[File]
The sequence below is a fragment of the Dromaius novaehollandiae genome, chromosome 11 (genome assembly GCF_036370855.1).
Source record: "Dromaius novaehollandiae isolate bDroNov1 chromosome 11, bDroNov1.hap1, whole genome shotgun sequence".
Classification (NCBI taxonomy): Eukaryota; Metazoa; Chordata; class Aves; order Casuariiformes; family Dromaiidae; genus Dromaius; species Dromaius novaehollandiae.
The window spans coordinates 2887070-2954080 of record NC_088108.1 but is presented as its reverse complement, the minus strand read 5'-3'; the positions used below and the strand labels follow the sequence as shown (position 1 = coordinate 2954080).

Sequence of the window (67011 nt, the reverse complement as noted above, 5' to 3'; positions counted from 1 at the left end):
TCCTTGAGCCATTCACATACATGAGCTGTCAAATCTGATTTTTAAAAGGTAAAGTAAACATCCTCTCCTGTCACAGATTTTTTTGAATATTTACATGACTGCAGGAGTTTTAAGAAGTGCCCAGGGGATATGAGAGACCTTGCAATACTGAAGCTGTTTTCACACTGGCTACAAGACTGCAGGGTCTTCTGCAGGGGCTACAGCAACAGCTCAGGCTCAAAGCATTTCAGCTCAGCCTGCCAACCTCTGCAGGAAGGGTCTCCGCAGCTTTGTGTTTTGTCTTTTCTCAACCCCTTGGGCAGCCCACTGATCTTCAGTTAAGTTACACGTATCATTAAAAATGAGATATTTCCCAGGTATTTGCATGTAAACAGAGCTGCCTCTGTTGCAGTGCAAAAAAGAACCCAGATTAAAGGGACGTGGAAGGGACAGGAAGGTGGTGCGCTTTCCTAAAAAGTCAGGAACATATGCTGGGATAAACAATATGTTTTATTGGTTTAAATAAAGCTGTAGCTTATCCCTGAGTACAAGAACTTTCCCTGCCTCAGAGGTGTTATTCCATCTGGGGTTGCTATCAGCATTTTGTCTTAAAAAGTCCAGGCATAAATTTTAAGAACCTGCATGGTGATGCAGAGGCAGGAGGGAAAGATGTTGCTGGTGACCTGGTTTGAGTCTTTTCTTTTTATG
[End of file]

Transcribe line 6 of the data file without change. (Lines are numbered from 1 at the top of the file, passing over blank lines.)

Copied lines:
TCCTTGAGCCATTCACATACATGAGCTGTCAAATCTGATTTTTAAAAGGTAAAGTAAACATCCTCTCCTGTCACAGATTTTTTTGAATATTTACATGACTGCAGGAGTTTTAAGAAGTGCCCAGGGGATATGAGAGACCTTGCAATACTGAAGCTGTTTTCACACTGGCTACAAGACTGCAGGGTCTTCTGCAGGGGCTACAGCAACAGCTCAGGCTCAAAGCATTTCAGCTCAGCCTGCCAACCTCTGCAGGAAGGGTCTCCGCAGCTTTGTGTTTTGTCTTTTCTCAACCCCTTGGGCAGCCCACTGATCTTCAGTTAAGTTACACGTATCATTAAAAATGAGATATTTCCCAGGTATTTGCATGTAAACAGAGCTGCCTCTGTTGCAGTGCAAAAAAGAACCCAGATTAAAGGGACGTGGAAGGGACAGGAAGGTGGTGCGCTTTCCTAAAAAGTCAGGAACATATGCTGGGATAAACAATATGTTTTATTGGTTTAAATAAAGCTGTAGCTTATCCCTGAGTACAAGAACTTTCCCTGCCTCAGAGGTGTTATTCCATCTGGGGTTGCTATCAGCATTTTGTCTTAAAAAGTCCAGGCATAAATTTTAAGAACCTGCATGGTGATGCAGAGGCAGGAGGGAAAGATGTTGCTGGTGACCTGGTTTGAGTCTTTTCTTTTTATG